Disproportionate Minority Contact in the U.S. Juvenile Justice System: A Review of the DMC Literature, 2001-2014, Part I
This research was funded through Cooperative Agreement No. 2009–JF–FX–0103 from the Office of Juvenile Justice and Delinquency Prevention.
Journal of Crime & Justice
The current study provides a systematic review of 107 studies. Studies were drawn from academic journals, reports, and edited books from January 2001 to December 2014. The main question addressed by the review asks, ‘What does recent literature tell us about minority status and juvenile justice processing?’ The purpose of this article is to review recent studies that examine the role that race and ethnicity play in the juvenile justice decision-making process. Results illustrate the overall complexity of the issues surrounding DMC. This paper discusses several of the limitations with existing DMC studies, details the overall findings of a quantitative analysis of empirical DMC studies, summarizes policy recommendations and considers future directions for DMC research. Part II presents a matrix of articles identified by the search.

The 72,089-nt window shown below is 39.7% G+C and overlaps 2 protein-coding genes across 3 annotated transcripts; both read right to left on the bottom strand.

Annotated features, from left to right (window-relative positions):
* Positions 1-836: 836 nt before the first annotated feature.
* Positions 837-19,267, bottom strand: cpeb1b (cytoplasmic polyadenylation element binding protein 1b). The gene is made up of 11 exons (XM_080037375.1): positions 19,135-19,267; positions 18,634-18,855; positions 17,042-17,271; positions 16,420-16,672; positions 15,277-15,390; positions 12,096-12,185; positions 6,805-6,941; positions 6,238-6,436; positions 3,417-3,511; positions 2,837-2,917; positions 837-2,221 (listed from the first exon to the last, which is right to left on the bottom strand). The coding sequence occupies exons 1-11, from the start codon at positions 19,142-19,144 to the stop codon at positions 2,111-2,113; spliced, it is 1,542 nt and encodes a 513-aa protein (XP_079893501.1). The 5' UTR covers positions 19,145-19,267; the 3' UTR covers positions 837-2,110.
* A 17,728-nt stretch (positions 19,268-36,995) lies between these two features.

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Spinney, E., Cohen, M., Feyerherm, W., Stephenson, R., Yeide, M., & Shreve, T. (2018). Disproportionate minority contact in the U.S. juvenile justice system: a review of the DMC literature, 2001-2014, Part I. Journal of Crime & Justice, 41(5), 573–595. https://doi.org/10.1080/0735648X.2018.1516155